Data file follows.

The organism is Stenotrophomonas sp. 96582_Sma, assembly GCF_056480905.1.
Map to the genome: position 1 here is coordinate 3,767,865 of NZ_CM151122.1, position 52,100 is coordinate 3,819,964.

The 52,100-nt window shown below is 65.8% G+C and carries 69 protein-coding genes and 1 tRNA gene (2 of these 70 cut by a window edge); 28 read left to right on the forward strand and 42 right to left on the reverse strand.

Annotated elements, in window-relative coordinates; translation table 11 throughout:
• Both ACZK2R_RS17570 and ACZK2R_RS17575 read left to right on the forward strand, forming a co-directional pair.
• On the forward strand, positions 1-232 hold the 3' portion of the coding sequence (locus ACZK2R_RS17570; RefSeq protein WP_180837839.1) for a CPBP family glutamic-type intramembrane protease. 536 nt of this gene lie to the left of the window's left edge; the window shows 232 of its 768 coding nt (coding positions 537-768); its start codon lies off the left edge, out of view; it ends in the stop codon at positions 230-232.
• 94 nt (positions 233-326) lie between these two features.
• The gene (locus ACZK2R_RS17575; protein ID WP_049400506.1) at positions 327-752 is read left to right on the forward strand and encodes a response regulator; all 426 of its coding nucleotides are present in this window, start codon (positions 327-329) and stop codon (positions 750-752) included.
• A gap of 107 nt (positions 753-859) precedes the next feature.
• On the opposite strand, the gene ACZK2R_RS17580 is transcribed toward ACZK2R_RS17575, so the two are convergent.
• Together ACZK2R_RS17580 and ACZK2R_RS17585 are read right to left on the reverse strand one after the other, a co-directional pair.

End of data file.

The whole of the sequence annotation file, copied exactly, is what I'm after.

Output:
The organism is Stenotrophomonas sp. 96582_Sma, assembly GCF_056480905.1.
Map to the genome: position 1 here is coordinate 3,767,865 of NZ_CM151122.1, position 52,100 is coordinate 3,819,964.

The 52,100-nt window shown below is 65.8% G+C and carries 69 protein-coding genes and 1 tRNA gene (2 of these 70 cut by a window edge); 28 read left to right on the forward strand and 42 right to left on the reverse strand.

Annotated elements, in window-relative coordinates; translation table 11 throughout:
• Both ACZK2R_RS17570 and ACZK2R_RS17575 read left to right on the forward strand, forming a co-directional pair.
• On the forward strand, positions 1-232 hold the 3' portion of the coding sequence (locus ACZK2R_RS17570; RefSeq protein WP_180837839.1) for a CPBP family glutamic-type intramembrane protease. 536 nt of this gene lie to the left of the window's left edge; the window shows 232 of its 768 coding nt (coding positions 537-768); its start codon lies off the left edge, out of view; it ends in the stop codon at positions 230-232.
• 94 nt (positions 233-326) lie between these two features.
• The gene (locus ACZK2R_RS17575; protein ID WP_049400506.1) at positions 327-752 is read left to right on the forward strand and encodes a response regulator; all 426 of its coding nucleotides are present in this window, start codon (positions 327-329) and stop codon (positions 750-752) included.
• A gap of 107 nt (positions 753-859) precedes the next feature.
• On the opposite strand, the gene ACZK2R_RS17580 is transcribed toward ACZK2R_RS17575, so the two are convergent.
• Together ACZK2R_RS17580 and ACZK2R_RS17585 are read right to left on the reverse strand one after the other, a co-directional pair.